• Balance training – When you are able to put your full weight on your foot without pain, your physiotherapist may prescribe these training exercises to help you return stronger to your regular activities.
  • Orthotic therapy – In-shoe orthotics may be beneficial to support your return to activity with no pain as well as possibly prevent future stress fractures.
  • Patient education – Proper shoe selection, nutrition, training regimens, and other topics are an essential part of your rehabilitation. Your physiotherapist will provide specialized education to aid in your recovery as well as in the prevention of future foot injuries.

The following below is a list of a few exercise methods you can try to help boost your recovery from a navicular stress fracture:

 

Toe raise, point, and curl

Sit up straight in a chair, with the feet flat on the floor. Keeping the toes on the floor, raise the heels. Stop when only the balls of the feet remain on the ground. Hold this position for 5 seconds before lowering the heels. For the second stage of this exercise, raise the heels and point the toes so that only the tips of the big and second toes are touching the floor. Hold this position for 5 seconds before lowering. For the third stage, raise the heels and curl the toes inward so that only the tips of the toes are touching the floor. Hold this position for 5 seconds.

 

Toe curls

Sit up straight in a chair, with the feet flat on the floor. Then, lay a small towel on the floor in front of the body, with the short side facing the feet. Place the toes of one foot on the short side of the towel. Try to grasp the towel between the toes and pull it toward oneself. Repeat this exercise five times before switching to the other foot.

 

Big toe stretch

Sit up in a chair, with the feet flat on the floor. Bring the left foot to rest on the right thigh. Using the fingers, gently stretch the big toe up, down, and to the side. Finally, keep the big toe in each position for 5 seconds. Repeat this 10 more times before switching to the other foot.

 

Marble pick-ups

Sit up straight in a chair, with the feet flat on the floor. Place an empty bowl and a bowl of 20 marbles on the floor in front of the feet. Using only the toes of one foot, pick up each marble and place it in the empty bowl. Repeat this method using the other foot.

 

Achilles Stretch

Face a wall and raise the arms so that the palms of the hands are resting flat against the wall. Move one foot back, keeping the knee straight, then, bend the knee of the opposite leg. Keep both heels flat on the floor. Afterward, push the hips forward until there is a stretching feeling in the Achilles tendon and calf muscles. Hold for 30 seconds before switching sides. Repeat three times on each side.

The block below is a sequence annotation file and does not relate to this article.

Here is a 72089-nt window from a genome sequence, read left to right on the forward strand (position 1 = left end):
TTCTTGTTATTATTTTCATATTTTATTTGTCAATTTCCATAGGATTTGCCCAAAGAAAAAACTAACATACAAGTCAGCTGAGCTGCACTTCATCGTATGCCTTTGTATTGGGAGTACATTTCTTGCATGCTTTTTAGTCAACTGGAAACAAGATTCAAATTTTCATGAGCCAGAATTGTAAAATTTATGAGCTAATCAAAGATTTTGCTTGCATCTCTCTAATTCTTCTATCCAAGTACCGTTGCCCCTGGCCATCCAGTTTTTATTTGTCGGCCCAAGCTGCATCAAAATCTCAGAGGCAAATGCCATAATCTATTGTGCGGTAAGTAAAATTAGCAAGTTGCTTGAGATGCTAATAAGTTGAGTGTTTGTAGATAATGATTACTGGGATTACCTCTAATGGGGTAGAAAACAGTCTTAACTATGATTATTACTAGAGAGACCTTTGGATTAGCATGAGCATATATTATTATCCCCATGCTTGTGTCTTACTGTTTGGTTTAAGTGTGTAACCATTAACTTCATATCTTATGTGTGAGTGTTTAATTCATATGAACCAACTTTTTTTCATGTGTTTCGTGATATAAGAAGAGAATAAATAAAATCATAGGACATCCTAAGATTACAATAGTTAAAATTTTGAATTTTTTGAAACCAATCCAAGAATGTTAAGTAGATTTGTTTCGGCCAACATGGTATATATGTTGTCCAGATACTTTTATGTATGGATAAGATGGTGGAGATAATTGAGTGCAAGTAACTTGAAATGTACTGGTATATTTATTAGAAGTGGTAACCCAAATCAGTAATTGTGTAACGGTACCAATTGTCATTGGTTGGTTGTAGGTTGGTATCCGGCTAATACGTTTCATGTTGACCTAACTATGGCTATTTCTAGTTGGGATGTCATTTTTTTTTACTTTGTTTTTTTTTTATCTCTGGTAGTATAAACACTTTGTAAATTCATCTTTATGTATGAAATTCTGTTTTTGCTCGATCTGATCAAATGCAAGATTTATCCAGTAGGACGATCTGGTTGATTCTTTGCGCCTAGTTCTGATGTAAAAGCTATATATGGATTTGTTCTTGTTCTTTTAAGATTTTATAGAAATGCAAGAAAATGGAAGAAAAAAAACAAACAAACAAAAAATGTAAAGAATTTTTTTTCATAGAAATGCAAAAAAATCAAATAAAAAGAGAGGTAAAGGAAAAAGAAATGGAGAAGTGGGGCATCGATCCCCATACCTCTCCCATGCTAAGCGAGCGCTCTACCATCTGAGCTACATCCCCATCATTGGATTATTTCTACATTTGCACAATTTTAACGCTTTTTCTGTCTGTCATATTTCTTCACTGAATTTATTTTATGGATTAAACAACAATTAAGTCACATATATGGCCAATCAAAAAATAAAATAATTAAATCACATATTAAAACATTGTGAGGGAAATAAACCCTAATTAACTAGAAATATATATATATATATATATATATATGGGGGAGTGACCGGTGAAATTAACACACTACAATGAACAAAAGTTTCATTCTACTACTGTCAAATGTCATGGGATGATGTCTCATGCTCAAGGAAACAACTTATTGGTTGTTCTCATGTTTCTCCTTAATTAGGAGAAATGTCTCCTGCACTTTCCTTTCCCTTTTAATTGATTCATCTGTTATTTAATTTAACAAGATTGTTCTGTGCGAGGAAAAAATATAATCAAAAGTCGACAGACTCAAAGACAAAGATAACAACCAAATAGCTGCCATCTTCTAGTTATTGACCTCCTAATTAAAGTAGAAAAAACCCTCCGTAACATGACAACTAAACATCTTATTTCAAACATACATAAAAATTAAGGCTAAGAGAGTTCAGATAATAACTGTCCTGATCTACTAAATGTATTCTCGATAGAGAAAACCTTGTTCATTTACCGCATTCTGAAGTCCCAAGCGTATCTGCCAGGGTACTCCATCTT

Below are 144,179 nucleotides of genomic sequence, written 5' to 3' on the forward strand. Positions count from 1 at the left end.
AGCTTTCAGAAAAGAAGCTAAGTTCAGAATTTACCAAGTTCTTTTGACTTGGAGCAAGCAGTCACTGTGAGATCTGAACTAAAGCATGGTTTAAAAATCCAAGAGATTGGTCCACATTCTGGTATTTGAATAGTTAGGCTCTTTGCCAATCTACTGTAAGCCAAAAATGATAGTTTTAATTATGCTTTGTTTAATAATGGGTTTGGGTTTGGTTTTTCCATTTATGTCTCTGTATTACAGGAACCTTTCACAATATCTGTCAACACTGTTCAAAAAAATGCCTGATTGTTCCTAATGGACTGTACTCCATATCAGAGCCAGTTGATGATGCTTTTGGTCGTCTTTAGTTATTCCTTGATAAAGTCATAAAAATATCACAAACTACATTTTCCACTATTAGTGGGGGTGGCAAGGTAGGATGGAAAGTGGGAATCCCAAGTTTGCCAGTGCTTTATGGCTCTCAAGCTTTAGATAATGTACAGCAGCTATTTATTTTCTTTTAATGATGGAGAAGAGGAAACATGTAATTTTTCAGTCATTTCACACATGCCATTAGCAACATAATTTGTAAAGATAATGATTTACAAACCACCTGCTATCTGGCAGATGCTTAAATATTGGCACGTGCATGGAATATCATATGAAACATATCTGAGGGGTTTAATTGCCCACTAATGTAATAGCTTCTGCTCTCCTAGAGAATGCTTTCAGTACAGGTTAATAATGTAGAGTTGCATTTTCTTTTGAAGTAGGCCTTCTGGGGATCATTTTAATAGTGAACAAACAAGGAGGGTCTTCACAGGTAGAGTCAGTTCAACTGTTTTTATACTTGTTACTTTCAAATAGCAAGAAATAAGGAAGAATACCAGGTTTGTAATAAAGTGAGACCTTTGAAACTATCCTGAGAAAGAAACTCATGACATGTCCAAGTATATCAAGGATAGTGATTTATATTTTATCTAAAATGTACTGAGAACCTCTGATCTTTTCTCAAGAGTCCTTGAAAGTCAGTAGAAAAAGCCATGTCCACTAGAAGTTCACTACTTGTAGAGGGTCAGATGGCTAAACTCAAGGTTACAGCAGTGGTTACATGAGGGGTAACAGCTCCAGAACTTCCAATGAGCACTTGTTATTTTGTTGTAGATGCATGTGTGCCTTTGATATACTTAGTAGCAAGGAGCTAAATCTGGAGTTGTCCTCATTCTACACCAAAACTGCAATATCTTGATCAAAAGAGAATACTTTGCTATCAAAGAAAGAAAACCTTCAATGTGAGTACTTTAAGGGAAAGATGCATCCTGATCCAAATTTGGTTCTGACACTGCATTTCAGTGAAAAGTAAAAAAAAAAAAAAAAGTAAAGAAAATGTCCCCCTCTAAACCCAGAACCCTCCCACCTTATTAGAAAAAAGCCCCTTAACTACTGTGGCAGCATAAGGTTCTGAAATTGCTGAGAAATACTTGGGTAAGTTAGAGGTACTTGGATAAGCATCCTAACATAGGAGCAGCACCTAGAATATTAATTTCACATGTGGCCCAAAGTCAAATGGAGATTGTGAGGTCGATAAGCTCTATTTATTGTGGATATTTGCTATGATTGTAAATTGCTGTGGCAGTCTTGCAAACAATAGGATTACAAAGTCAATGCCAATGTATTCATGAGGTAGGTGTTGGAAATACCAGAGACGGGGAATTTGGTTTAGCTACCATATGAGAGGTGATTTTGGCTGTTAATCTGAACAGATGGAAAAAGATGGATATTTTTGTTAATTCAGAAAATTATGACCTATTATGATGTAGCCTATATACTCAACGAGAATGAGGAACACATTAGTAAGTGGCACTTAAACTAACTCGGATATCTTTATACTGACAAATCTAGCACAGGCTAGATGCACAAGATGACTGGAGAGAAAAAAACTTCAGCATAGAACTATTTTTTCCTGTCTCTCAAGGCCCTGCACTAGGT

Alternative & Homeopathic Treatment for a Navicular Fracture

Open Icon Created with Sketch.
Close Icon Created with Sketch.

Here are some home remedies for foot pain that will work for your healing process regarding this condition:

  • Rest – The person should stay off the injured foot. Walking, running, or playing sports could increase the injury and worsen.
  • Ice – The patient should apply an ice pack to the injured foot as soon as they can. For the first 48 hours, he/she should repeat this step throughout the day, for 15-20 minutes at a time.
  • Compression – The individual should wrap a bandage around the injured foot and ankle. The bandage should be snug, however, the patient will need to be careful not to cut off his/her circulation.
  • Elevation – It is recommended to lie down and elevate the injured foot so that it is above the heart. This will decrease the swelling.
  • Apply a foot cast – This helps keep bones in a fixed position while they heal and to reduce stress on the affected leg.
  • Protective footwear – such as a removable walking boot can reduce stress on your injured foot.
  • Non-steroidal anti-inflammatory medications (NSAIDs) – such as ibuprofen, naproxen, or acetaminophen, can help reduce pain and swelling located in the midsection of your foot.
  • Vitamin supplements – such as Vitamin D or calcium, may help boost your recovery if the stress fracture occurred because of a nutrition deficiency.

60 Minute Online Physiotherapy Appointment

The Back Pain Solution

Knee Compression Sleeve